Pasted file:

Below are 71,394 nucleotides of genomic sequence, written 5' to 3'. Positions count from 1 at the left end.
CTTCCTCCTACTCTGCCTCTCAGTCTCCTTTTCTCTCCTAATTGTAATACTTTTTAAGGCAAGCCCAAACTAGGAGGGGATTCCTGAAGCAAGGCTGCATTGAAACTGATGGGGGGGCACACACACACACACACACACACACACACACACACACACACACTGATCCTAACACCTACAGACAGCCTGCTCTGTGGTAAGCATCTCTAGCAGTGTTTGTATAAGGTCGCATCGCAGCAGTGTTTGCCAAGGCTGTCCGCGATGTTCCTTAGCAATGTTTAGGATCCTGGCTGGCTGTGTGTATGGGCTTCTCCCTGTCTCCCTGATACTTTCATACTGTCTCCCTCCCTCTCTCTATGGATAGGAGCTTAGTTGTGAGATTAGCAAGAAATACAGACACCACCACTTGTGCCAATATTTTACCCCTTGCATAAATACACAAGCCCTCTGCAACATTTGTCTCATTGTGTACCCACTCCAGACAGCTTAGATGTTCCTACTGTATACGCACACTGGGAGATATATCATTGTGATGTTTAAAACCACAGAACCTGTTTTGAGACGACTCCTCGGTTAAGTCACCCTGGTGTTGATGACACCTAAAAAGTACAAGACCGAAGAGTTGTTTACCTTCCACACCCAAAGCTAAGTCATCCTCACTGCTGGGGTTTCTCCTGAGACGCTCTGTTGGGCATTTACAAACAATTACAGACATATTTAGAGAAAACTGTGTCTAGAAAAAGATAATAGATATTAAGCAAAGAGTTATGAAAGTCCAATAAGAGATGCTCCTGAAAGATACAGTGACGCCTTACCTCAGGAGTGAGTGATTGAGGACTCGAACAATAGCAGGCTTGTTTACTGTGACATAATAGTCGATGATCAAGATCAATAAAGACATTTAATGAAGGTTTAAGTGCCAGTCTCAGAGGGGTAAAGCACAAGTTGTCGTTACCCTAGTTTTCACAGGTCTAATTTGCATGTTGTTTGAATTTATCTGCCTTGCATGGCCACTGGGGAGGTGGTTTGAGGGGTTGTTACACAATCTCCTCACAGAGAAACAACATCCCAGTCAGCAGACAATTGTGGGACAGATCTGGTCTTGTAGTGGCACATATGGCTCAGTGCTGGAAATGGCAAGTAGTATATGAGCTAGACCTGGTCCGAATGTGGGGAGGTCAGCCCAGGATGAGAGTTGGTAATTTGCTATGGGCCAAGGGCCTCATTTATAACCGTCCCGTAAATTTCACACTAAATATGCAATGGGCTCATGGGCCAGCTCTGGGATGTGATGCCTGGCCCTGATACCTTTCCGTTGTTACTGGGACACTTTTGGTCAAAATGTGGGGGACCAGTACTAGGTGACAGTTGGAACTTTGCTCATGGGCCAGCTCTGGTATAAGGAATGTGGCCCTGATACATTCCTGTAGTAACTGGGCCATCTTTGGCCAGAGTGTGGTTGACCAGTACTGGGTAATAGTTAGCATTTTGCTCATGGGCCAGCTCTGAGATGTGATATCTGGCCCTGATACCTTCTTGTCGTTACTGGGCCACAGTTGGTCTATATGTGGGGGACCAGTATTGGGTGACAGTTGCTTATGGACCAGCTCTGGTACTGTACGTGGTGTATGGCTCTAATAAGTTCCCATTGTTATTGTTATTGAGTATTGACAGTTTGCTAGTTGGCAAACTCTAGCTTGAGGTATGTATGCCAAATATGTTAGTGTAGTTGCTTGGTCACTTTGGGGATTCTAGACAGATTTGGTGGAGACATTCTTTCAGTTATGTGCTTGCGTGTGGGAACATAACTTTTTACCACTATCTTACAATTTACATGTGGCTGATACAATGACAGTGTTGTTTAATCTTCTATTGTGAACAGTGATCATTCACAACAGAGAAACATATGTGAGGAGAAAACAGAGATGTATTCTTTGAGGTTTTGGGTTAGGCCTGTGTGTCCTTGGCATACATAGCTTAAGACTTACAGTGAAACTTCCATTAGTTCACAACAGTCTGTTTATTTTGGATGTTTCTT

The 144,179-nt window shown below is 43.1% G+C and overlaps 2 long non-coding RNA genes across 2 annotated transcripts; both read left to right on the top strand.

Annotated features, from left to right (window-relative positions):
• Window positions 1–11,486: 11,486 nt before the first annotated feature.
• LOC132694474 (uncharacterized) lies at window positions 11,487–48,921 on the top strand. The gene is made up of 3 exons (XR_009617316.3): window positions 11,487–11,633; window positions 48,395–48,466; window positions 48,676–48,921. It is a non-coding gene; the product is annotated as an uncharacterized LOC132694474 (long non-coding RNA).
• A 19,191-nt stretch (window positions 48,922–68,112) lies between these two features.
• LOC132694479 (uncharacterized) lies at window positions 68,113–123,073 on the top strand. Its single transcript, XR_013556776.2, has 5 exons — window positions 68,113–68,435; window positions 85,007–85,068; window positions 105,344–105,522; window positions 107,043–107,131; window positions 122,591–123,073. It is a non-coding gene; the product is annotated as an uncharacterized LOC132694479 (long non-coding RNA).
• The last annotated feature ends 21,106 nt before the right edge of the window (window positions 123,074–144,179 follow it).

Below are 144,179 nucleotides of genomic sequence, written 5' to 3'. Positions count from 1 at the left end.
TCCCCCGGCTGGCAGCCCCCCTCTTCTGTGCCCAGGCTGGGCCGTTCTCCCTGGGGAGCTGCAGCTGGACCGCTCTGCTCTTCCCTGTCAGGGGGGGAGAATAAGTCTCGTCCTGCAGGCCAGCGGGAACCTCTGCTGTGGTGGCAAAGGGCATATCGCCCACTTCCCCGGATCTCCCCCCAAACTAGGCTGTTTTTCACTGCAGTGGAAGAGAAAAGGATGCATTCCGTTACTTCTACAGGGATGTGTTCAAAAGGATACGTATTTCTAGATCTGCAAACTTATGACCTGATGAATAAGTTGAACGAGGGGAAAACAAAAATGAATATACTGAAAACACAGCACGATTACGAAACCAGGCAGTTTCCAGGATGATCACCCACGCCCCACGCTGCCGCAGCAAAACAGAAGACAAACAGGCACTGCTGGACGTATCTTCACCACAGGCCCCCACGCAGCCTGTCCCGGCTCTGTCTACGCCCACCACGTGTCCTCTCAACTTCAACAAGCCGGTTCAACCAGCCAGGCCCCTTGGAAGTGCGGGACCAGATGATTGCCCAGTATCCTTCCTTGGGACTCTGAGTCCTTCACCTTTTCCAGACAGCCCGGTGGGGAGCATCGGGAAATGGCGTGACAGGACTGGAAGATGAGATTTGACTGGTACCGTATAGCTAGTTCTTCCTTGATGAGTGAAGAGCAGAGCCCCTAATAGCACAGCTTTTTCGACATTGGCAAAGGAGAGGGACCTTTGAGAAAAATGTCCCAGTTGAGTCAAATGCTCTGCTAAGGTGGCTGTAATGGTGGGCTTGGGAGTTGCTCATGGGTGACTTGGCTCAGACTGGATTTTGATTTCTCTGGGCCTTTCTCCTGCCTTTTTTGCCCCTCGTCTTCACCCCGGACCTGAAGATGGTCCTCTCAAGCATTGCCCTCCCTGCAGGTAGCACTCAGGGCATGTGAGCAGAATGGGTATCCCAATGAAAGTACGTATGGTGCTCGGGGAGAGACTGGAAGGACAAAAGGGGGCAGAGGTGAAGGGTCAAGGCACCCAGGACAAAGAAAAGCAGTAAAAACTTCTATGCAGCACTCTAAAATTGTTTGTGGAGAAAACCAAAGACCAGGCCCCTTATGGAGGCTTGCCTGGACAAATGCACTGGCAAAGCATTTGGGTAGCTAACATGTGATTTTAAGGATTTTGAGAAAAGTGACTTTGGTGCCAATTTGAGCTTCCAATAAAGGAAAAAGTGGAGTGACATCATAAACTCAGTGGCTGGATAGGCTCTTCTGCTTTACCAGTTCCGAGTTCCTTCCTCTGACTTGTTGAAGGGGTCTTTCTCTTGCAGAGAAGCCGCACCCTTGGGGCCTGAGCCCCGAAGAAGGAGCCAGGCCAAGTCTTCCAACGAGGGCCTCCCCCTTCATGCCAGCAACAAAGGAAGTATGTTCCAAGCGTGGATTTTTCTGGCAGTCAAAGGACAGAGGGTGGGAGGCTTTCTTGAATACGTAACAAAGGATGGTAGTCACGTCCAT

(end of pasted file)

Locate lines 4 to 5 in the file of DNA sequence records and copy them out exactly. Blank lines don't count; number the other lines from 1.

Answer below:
Annotated features, from left to right (window-relative positions):
• Window positions 1–11,486: 11,486 nt before the first annotated feature.